“I feel like he brings a competitive edge to the team,” Bryant said. “Not only the DB room, but the team as well, he’s a competitive guy. He always wants to win, whether it be conditioning sprints or little 10-yard sprints that we do, or our best hands in the room during fall camp, so he brings that competitive edge, and gets guys to get up and want to compete some more.”
Coming off a year in which he only saw action in four games, and mostly on special teams, Gordon is the next highly-touted athlete to see the field as a redshirt freshman, the last being second-round NFL draft pick Byron Murphy.
As with Murphy, Gordon had to bide his time behind more experienced players, but only for a year after being thrust into a starting role in just his second year in the program. And as with Murphy and his predecessors at the outside cornerback spot, Gordon is a supreme athletic talent, boasting a vertical jump of 42.5 inches at the Husky Combine last March. That number is four inches more than the next best mark by a Dawg.
“Still would like to see a lot more from him,” Lake said. “He’s definitely a great athlete that is striving to get the most interceptions in our room from practice to practice, and now we have to see that continued growth, which we saw from game one to game two … now we want to see that growth again in game three and beyond.”
And while Gordon has been picked on at times playing opposite proven junior Keith Taylor, the freshman has responded strongly and with poise. Time will tell if Gordon can be the next Byron Murphy, Jordan Miller, or Kevin King, but he certainly has the competitive drive continue to improve and make splash plays.
Cameron Williams: The Rookie
Going into 2019, Washington knew it had to replace four starters in the secondary, but Taylor and Gordon were both experienced options at corner and the obvious next men up on the outside. Bryant could move to safety, both because he had shown that he could play every position and because Molden already had the makings of a star nickel.
That only left one completely open spot for a real surprise.
Enter Cameron Williams.
“I think it was a culmination of things over spring ball,” Bryant said. “Seeing how quick he was able to pick up things and how fast he’s able to translate them onto the field. I feel like that culmination of things is surprising.”
By August, Williams was already practicing with the starters. He took every rep of training camp next to Bryant, and come Sept. 1, he was the first true freshman to start a season opener for the Huskies since Jake Browning in 2015.
Focusing on the defensive side of the ball, Williams is just the third UW player to start their first game suiting up for the Huskies, after John Timu in 2011 and Budda Baker in 2014.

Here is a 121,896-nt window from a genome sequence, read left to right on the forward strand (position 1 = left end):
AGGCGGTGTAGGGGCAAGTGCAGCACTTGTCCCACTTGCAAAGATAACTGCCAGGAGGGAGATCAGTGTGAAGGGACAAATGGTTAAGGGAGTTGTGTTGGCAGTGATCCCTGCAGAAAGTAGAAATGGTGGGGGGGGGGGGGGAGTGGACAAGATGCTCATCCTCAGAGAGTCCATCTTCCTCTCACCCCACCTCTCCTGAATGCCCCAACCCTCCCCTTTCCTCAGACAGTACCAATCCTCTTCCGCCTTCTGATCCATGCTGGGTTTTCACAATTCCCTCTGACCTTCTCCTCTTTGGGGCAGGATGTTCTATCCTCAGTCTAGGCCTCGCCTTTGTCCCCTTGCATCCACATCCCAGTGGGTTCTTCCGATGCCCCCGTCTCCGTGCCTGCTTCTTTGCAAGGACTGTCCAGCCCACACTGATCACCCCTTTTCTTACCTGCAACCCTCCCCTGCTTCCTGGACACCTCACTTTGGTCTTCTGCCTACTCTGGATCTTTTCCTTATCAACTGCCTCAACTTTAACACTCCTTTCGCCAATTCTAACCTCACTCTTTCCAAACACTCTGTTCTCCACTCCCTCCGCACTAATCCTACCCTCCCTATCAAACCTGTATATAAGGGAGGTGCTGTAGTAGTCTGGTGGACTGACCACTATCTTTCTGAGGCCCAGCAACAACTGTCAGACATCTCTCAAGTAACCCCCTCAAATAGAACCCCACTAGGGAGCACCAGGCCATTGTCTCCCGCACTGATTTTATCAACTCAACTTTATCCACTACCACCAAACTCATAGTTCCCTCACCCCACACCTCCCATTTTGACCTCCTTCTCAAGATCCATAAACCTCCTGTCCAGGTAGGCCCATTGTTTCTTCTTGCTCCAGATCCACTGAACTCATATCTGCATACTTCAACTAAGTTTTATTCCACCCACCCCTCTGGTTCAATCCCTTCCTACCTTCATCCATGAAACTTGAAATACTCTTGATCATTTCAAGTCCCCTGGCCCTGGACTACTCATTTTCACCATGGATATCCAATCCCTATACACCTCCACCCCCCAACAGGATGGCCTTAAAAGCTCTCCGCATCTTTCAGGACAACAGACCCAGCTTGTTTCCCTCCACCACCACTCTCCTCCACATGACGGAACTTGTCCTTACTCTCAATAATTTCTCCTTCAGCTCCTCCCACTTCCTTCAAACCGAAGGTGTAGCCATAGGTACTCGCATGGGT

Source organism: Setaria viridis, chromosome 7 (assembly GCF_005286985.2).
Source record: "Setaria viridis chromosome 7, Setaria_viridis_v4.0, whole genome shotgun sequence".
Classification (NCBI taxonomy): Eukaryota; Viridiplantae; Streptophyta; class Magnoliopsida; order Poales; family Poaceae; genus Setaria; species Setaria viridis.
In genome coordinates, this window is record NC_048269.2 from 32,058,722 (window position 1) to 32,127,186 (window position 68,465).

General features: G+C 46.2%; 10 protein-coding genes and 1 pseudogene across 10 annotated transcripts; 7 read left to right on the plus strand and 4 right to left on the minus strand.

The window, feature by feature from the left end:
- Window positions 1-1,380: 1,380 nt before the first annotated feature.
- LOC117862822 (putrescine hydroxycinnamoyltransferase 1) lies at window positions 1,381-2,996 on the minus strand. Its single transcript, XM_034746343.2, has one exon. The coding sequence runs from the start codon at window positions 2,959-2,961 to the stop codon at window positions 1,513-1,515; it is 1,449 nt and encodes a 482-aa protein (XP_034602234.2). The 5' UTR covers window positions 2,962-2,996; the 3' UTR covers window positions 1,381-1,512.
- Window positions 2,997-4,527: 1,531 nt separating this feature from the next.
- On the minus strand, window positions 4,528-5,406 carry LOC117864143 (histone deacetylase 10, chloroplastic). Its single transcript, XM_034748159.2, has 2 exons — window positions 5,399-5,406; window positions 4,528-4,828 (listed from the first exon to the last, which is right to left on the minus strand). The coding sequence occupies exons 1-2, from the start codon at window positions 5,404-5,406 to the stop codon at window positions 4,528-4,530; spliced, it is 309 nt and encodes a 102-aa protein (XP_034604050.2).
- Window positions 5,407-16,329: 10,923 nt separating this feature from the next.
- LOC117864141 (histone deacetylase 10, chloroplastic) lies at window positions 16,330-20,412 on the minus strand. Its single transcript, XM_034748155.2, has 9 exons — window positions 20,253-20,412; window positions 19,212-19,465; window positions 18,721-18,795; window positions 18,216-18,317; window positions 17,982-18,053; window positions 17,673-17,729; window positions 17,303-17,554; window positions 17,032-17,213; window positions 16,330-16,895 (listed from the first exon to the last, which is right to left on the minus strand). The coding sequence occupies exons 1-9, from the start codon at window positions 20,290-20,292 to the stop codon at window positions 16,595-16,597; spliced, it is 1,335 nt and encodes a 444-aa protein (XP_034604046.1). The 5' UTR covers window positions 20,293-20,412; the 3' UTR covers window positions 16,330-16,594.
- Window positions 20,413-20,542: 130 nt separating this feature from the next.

“I guess in a best-case scenario, you would always love to [redshirt every freshman],” Lake said way back when training camp opened. “But sometimes a freshman is the best player, and he’s going to play. That’s just how it goes. Some guys, they come in here wired the right way, and they’re already physically ready to go. Like a Taylor Rapp.”
Look, the comparison is obvious: A 6-foot-tall, three-star recruit who enrolled early at Washington to begin practicing in the spring, who showed the coaches enough to not only play him but to start him at safety in his first year.
Two games in, it’s way too early to decide if Williams is the next Rapp. He made four tackles in his debut, then added two more in the loss to Cal.
But after said two games, that second safety spot next to Bryant is looking more and more like Williams’ to lose.
“When it comes to being on the field and off the field, we’re always watching film together, always doing extra work,” Bryant said. “I’m just helping him, trying to put him in the best position so he can make plays and go out there and be comfortable with how he plays.”
Brandon McKinney, Dominique Hampton, Trent McDuffie, and Asa Turner: The Depth
If Washington’s youth in the DB room doesn’t show enough in its starting five, the bench — junior Brandon McKinney, redshirt freshman Dominique Hampton, and true freshmen Trent McDuffie and Asa Turner — piles it on.
Hampton and McDuffie have played in both of Washington’s games thus far — Hampton as the No. 3 corner and McDuffie on the outside against EWU and solely on special teams against Cal. McKinney, who started the Rose Bowl in place of Rapp, has appeared mainly on special teams, and Turner, a four-star recruit out of Carlsbad, Calif., worked in as the third safety in Week 1.
“They come ready to work, so I’m really excited about them going forward into the season,” Taylor said.
Reach Sports Editor Alec Dietz and Managing Editor Josh Kirshenbaum at email@example.com. Twitters: @AlecDietz and @J_Kirshenbaum